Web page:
Fintech startup Jiko has acquired a Minnesota-based bank, making it the first technology company to be approved for such a purchase.
California-based Jiko completed the deal on September 3, according to a statement from the company, following approvals from the Office for the Comptroller of the Currency (OCC) and the Federal Reserve Bank of San Francisco.
It has acquired Mid-Central National Bank – formerly known as Mid-Central Federal Savings Bank – headquartered in Wadena, Minnesota. The bank has $123.7 million in assets, $111.8 million in deposits and $98.5 million in loans, according to its latest regulatory filing as of June 30, 2020.
Jiko’s customer offering – which has yet to be launched – is based on investing savers directly into US Treasury bills, rather than holding deposits. It plans to use proprietary technology to allow investments to “act as a liquid and spendable alternative to cash”, the company said.
“The past decade of fintech and online banking innovations has exposed new customers to our industry and demonstrated that innovation in the financial sector is needed,” said Stephane Lintner, CEO and co-founder of Jiko, and an ex-trader at Goldman Sachs.
“People’s relationship to money must be fundamentally improved for everyone,” he continued. “One of Jiko’s primary goals is to give people what they deserve: more organic and direct returns, without intermediaries and unnecessary friction.”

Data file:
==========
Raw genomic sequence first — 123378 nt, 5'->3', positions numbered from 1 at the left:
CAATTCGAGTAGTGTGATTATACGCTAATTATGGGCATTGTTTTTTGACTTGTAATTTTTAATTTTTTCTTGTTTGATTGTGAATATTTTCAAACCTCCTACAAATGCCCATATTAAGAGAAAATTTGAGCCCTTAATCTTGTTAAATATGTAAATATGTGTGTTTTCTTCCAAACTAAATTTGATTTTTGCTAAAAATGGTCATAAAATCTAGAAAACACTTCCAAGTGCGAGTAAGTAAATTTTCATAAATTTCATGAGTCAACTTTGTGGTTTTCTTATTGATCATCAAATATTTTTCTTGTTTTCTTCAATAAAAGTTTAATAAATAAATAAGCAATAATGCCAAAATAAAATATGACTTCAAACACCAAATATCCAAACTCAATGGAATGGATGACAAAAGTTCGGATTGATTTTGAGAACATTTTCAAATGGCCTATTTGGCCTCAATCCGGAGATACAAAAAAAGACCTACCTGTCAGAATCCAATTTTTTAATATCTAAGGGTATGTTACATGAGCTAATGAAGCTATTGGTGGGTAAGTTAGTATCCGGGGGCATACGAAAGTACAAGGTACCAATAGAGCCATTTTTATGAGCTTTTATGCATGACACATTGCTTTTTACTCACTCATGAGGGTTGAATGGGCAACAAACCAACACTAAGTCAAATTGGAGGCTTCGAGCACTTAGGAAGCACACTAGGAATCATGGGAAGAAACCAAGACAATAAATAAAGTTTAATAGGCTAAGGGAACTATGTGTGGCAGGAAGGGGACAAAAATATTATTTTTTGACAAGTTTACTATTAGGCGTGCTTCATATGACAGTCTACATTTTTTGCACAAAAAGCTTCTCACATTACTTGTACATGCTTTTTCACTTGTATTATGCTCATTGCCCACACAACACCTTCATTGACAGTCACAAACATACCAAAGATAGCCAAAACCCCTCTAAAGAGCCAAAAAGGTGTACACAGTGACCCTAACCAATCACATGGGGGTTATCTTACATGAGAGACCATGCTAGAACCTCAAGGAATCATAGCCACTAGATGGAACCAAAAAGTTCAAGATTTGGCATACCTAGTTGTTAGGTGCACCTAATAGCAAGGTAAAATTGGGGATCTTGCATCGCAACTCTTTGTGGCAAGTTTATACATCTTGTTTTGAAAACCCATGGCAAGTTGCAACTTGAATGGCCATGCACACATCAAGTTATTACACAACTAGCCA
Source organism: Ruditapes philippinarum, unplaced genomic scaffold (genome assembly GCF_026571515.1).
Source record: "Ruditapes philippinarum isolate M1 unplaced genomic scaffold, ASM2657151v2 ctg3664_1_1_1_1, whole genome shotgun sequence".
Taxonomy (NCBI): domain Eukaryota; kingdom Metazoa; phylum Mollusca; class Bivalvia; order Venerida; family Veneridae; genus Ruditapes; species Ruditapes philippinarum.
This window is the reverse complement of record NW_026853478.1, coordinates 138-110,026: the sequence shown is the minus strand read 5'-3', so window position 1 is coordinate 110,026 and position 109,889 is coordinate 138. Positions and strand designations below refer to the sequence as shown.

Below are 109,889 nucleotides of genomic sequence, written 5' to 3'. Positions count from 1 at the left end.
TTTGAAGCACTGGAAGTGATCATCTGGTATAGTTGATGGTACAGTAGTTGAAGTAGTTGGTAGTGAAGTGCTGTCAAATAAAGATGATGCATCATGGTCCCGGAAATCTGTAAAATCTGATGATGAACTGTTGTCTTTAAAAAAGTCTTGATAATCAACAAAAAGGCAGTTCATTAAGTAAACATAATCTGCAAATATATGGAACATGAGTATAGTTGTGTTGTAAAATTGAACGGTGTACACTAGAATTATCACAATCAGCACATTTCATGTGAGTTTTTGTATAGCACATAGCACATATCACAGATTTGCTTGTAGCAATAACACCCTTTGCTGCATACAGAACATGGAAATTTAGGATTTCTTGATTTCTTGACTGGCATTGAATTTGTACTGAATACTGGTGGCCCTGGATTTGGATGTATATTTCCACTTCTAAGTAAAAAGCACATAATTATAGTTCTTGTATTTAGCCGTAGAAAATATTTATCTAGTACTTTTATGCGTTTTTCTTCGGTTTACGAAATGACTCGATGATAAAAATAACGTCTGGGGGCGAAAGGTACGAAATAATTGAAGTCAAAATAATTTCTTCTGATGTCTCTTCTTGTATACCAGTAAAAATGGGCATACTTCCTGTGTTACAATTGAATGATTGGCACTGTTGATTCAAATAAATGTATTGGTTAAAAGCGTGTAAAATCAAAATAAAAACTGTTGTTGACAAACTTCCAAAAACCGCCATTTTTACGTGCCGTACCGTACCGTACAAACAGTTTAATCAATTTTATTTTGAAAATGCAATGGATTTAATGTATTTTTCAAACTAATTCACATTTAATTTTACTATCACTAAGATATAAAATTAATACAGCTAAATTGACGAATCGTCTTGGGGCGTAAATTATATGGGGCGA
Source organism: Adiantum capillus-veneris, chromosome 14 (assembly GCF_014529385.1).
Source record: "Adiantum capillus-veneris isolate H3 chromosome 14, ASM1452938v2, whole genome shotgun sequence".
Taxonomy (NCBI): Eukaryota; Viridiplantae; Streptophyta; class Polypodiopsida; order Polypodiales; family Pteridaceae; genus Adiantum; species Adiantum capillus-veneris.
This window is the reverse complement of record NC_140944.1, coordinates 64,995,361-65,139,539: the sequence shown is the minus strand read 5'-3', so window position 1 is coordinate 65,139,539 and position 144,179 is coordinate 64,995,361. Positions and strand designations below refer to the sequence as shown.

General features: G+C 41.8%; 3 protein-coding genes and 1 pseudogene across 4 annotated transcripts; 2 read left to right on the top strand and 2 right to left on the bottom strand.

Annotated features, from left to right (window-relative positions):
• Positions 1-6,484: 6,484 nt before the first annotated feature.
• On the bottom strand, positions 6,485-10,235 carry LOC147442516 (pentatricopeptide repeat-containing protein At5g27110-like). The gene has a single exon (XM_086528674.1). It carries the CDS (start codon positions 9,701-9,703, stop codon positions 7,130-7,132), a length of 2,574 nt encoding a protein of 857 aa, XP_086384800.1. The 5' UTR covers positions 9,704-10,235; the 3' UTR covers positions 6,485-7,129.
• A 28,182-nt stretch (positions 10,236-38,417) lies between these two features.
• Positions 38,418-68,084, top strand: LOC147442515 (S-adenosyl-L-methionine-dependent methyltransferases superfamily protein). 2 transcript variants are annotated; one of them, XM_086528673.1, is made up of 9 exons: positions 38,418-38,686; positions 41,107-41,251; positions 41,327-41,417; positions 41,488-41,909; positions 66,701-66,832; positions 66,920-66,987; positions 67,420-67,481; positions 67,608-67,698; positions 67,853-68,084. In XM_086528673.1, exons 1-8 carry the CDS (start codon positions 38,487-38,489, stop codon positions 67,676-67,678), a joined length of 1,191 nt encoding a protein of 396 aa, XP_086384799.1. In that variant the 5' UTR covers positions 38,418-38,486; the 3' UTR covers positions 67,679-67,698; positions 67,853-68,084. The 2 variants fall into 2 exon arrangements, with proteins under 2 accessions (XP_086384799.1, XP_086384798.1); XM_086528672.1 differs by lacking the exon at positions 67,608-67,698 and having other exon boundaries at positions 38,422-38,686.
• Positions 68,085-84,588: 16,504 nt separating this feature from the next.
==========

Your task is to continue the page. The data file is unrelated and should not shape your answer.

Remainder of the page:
The company said the combination of its technology with the newly acquired banking and broker-dealer licenses were the “necessary building blocks” to deploy its banking platform. It plans to launch a consumer-facing mobile app “soon”, it said in a statement.
Brian Brooks, acting comptroller of the currency, said the acquisition “represents an important milestone in the maturity and evolution of fintech companies seeking to expand the reach of their products and services by becoming banks, buying or combining with a bank, or continuing to partner with banks in other ways”.
Brooks also pointed to the approval of fellow fintech Varo Money for a banking license in June, saying the two events “should demonstrate the optimism and positive energy for consumers, our economy and the federal banking system”.
Separately, New Jersey banks Bogota Savings Bank and Gibraltar Bank are to merge in a deal expected to close in the first quarter of next year.
Bogota Financial Corporation, the holding company for Bogota Savings Bank, and Gibraltar Bank are to merge, with Gibraltar’s three branches rebranding as Bogota upon completion of the deal. Robert Walsh, president and CEO of Gibraltar, will become executive vice president and chief lending officer of Bogota.
Bogota said the merger was expected to increase its assets from approximately $738.7 million as of June 30, 2020 to approximately $846 million.
Joseph Coccaro, president and CEO of Bogota, said: “This combination will be positive for both banks and ensures a stronger local banking presence throughout our communities.”
Gibraltar’s Walsh added: “We have always focused on our customers’ and communities’ needs. We feel the combined bank will be stronger than each was separately, allowing us to provide more services and convenience to our customers and the communities we serve.”
The transaction is subject to regulatory approvals and the approval of Gibraltar members.
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